This year's D paper had a lot of questions about Opposition and Appeal. The information in most legal books is difficult to read as there are not many dedicated legal provisions to group everything under. Also Appeals are not covered in the EPO Guidelines (except for Interlocutory Revision - Art. 109 EPC).
A good book for study and real-life is Proceedings Before the EPO: A Practical Guide to Success in Opposition and Appeal by Marcus Müller & Cees Mulder.
It not only explains the legal part, but it also explains how the procedures work and has a lot of practical tips. The version is from 2015, but most of it is still current.
For the Appeal part, also print out the Rules of Procedure Boards of Appeal (RPBA) as these are referenced quite frequently.

Note that the RPBA Rules are likely to be updated in the near future - see proposal here.

Thursday, July 19, 2018

Advice on preparing for EQE 2019 Paper D in about 160 hours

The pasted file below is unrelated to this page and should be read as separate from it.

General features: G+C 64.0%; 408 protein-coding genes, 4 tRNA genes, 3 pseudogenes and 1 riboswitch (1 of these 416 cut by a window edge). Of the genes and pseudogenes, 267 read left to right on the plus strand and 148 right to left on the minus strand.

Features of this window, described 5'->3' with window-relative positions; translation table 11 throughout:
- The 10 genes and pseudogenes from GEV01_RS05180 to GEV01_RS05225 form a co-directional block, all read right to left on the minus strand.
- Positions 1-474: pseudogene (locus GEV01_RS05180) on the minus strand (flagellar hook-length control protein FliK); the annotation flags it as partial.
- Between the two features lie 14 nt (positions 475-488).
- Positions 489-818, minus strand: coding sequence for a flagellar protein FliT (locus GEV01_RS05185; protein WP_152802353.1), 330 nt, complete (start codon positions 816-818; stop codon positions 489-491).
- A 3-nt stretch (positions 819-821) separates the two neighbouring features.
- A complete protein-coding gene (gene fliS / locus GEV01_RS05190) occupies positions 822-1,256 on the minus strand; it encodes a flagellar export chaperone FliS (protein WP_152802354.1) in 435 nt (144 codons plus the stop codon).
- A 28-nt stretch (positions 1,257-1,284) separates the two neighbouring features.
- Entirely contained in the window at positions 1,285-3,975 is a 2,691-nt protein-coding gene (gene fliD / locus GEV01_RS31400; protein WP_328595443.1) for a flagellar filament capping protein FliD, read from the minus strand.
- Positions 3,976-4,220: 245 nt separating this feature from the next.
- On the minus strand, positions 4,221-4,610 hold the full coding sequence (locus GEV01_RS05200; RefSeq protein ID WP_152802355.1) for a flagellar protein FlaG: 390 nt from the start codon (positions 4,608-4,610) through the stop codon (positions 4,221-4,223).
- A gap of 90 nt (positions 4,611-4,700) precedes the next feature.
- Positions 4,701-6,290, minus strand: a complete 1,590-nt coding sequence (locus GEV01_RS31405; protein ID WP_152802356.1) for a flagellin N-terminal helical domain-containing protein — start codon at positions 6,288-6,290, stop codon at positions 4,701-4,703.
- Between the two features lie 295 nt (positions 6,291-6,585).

I often get asked about how best to prepare for Paper D. Ideally, you should start no later than September. Here is the minimum you should do before the exam.

The main differences with Pre-Exam:
  • More subjects they can ask about
  • You have to decide based on the question which law to consider and which to apply (no possible answers are given)
  • You have to deal with DII (a very large, open question advising the client worth 60 marks)

1) Study DI methodology - 8 hours
Learn how to efficiently answer = to get the most marks in time available.
  • Ask someone else or get a book (see below). 
  • Do the DI questions of 2013 one-by-one (don't do Q.2 - law is obsolete) and really study them: what is being asked, how is it being asked, what should be in your answer. 
  • Look in the Examiners Report for the minimum required (statements + legal basis) for full marks. 
  • You get marks for giving an answer, and explaining how you got to the answer using the facts you have been given in the question. 
  • Figure out if you missed a major issue or a minor issue - concentrate on learning lessons about major issues.